That Summer in Sicily by Marlena de Blasi
A Love Story (Marlena de Blasi)

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This book reads like a suspense novel complete with a surprise ending, and though Tosca's story is compelling, it's in De Blasi's telling of it that the true magic lies.
-Publishers Weekly

Synopsis

NEW YORK TIMES BESTSELLER

“At villa Donnafugata, long ago is never very far away,” writes bestselling author Marlena de Blasi of the magnificent if somewhat ruined castle in the mountains of Sicily that she finds, accidentally, one summer while traveling with her husband, Fernando. There de Blasi is befriended by Tosca, the patroness of the villa, an elegant and beautiful woman-of-a-certain-age who recounts her lifelong love story with the last prince of Sicily descended from the French nobles of Anjou.

Sicily is a land of contrasts: grandeur and poverty, beauty and sufferance, illusion and candor. In a luminous and tantalizing voice, That Summer in Sicily re-creates Tosca’s life, from her impoverished childhood to her fairy-tale adoption and initiation into the glittering life of the prince’s palace, to the dawning and recognition of mutual love. But when Prince Leo attempts to better the lives of his peasants, his defiance of the local Mafia’s grim will to maintain the historical imbalance between the haves and the have-nots costs him dearly.

The present-day narrative finds Tosca sharing her considerable inherited wealth with a harmonious society composed of many of the women–now widowed–who once worked the prince’s land alongside their husbands. How the Sicilian widows go about their tasks, care for one another, and celebrate the rituals of a humble, well-lived life is the heart of this book.

Showcasing the same writerly gifts that made bestsellers of A Thousand Days in Venice and A Thousand Days in Tuscany, That Summer in Sicily, and de Blasi’ s marvelous storytelling, remind us that in order to live a rich life, one must embrace both life’s sorrow and its beauty. Here is an epic drama that takes readers from Sicily’s remote mountains to chaotic post-war Palermo, from the intricacies of forbidden love to the havoc wreaked by Sicily’s eternally bewildering culture.


From the Hardcover edition.
 

About Marlena de Blasi

See more books from this Author
An American chef and food and wine journalist, Marlena de Blasi has written five memoirs, a novel, and two books about the regional foods of Italy. She lives with her husband in the Umbrian hilltown of Orvieto. Her work has been translated into twenty-six languages.
 
Published August 5, 2008 by Ballantine Books. 320 pages
Genres: Biographies & Memoirs, Travel, Political & Social Sciences, Professional & Technical. Non-fiction
Bestseller Status:
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Peak Rank on Jul 06 2014
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Weeks as Bestseller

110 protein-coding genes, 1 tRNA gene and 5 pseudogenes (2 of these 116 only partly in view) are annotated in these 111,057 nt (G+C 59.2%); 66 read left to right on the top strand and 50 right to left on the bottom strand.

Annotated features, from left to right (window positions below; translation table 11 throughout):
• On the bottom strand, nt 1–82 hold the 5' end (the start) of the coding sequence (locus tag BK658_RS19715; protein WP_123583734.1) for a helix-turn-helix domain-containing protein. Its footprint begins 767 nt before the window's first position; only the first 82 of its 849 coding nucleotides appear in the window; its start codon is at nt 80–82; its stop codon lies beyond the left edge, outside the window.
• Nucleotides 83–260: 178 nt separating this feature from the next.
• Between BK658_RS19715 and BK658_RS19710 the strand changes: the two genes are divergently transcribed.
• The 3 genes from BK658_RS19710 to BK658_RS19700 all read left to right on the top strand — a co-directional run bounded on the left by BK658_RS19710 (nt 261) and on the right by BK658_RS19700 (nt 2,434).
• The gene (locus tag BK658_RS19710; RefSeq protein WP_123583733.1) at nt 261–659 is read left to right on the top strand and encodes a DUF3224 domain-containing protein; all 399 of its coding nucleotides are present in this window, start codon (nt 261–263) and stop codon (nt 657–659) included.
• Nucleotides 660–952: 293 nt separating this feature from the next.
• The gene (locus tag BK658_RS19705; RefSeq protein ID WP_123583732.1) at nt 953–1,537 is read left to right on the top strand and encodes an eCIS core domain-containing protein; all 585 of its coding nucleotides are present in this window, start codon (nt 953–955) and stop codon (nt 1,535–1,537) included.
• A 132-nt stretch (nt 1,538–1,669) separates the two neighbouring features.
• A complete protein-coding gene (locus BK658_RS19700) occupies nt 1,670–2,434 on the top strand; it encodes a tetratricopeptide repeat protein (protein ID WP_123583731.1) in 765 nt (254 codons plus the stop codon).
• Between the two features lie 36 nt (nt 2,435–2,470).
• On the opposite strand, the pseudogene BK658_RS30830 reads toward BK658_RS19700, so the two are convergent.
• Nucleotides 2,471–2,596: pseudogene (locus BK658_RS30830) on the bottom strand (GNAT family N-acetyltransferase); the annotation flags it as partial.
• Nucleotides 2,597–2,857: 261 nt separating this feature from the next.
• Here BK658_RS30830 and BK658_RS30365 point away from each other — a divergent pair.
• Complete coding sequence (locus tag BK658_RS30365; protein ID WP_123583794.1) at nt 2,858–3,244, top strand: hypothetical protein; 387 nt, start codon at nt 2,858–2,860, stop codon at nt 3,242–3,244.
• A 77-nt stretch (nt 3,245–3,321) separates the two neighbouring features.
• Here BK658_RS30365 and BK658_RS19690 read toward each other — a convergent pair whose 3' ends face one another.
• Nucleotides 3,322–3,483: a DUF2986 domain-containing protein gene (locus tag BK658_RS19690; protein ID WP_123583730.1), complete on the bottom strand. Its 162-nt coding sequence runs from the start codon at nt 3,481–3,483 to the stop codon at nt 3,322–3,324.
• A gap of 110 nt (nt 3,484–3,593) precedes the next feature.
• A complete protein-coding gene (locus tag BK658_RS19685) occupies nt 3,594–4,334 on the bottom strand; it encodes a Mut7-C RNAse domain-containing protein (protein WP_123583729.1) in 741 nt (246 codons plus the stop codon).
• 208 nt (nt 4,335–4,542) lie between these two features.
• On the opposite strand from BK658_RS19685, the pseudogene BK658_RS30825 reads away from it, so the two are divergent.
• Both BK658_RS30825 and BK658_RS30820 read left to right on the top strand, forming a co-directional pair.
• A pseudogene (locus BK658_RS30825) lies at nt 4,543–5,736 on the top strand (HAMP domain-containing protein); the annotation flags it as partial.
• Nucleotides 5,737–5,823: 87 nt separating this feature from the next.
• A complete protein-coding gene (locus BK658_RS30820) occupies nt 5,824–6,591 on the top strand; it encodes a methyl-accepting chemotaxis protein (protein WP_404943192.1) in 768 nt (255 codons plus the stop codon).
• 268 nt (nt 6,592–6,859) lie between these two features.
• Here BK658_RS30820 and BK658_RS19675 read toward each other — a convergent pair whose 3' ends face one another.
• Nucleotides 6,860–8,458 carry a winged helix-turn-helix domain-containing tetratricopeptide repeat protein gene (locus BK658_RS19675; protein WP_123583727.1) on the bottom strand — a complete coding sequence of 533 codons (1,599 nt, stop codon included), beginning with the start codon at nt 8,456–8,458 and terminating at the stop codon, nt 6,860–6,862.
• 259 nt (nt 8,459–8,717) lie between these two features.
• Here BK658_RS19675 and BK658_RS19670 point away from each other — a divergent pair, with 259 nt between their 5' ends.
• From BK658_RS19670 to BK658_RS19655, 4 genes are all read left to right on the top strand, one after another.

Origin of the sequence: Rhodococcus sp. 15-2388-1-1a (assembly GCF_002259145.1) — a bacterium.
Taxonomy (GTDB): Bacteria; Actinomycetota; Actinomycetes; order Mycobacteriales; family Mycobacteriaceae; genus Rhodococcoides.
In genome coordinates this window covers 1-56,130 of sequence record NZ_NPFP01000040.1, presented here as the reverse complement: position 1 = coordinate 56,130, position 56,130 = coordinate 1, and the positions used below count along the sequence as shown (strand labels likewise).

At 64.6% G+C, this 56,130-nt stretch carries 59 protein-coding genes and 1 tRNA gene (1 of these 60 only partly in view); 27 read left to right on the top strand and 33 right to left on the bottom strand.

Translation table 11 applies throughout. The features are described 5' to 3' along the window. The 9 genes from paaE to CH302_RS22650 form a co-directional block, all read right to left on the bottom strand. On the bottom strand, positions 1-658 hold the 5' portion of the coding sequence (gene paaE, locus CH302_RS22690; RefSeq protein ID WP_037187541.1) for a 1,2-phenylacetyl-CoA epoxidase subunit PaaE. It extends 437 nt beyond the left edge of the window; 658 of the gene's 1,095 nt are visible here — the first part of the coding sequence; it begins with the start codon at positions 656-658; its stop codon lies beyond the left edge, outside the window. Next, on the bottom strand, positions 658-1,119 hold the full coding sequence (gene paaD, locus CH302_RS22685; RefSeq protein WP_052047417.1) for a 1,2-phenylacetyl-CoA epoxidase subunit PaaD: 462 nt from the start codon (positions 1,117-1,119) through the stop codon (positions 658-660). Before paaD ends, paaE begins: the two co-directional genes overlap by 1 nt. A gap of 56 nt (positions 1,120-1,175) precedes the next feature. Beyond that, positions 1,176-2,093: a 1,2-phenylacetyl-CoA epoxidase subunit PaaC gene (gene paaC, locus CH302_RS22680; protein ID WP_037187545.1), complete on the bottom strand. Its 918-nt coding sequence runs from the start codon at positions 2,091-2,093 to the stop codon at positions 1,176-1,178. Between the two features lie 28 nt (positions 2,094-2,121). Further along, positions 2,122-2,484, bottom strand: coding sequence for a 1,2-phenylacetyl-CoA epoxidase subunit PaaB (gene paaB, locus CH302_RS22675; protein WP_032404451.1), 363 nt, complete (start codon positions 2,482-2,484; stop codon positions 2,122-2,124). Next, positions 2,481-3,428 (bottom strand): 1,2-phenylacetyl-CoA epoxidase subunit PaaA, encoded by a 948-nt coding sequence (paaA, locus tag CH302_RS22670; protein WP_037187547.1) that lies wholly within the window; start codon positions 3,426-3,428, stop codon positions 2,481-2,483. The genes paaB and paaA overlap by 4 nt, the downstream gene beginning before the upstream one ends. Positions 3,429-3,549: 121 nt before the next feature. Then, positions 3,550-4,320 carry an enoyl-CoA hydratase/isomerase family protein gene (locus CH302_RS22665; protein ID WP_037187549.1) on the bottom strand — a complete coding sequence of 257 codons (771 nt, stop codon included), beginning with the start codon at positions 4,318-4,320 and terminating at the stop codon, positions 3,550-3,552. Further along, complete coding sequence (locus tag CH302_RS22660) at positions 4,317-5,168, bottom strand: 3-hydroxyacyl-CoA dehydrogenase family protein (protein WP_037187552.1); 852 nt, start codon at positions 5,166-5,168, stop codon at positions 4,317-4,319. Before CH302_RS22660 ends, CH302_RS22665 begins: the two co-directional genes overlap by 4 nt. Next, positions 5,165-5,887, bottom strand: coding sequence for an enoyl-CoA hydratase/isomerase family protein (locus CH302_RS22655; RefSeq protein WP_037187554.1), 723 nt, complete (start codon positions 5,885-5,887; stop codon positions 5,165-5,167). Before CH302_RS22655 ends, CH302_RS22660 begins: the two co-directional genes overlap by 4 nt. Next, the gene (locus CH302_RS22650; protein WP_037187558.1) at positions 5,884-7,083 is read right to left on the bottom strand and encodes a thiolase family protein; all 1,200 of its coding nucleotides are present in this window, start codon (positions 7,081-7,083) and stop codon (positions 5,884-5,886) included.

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Critic reviews for That Summer in Sicily
All: 5 | Positive: 5 | Negative: 0

Kirkus

Excellent
on May 20 2010

Even in 1995, when de Blasi first visited Donnafugata, the old ways abided, like the shawl Tosca wore at night, still permeated with the scent of her beloved. Swift, sinuous, deep and brimming with cultural artifacts.

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Publishers Weekly

Good
on Mar 24 2008

This book reads like a suspense novel complete with a surprise ending, and though Tosca's story is compelling, it's in De Blasi's telling of it that the true magic lies.

Read Full Review of That Summer in Sicily: A Love... | See more reviews from Publishers Weekly

Christian Science Monitor

Above average
Reviewed by Marjorie Kehe on May 23 2008

Don’t go seeking any gritty social realism in its pages but if you crave a taste of old-world Europe to get you through the summer, this may just do the trick.

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Story Circle Book Reviews

Good
Reviewed by Becky Lane on Jun 09 2008

It is a story that explores the ravages of war, poverty, the origins of the Cosa Nostra, the responsibilities of wealth and privilege, the cost of defying rigid traditions, the meaning of love, and finding one's true place in the world. It is also a story of miracles.

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Curled Up

Good
Reviewed by Elizabeth Schulenberg on Dec 12 2014

Marlena de Blasi is a beautiful writer, able to immerse the reader in the sights and sounds of the world she experiences. Her descriptions of the villa, the food and drink, the flowers and people surrounding her, make the reader feel as though they are traveling through Sicily with her.

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Reader Rating for That Summer in Sicily
85%

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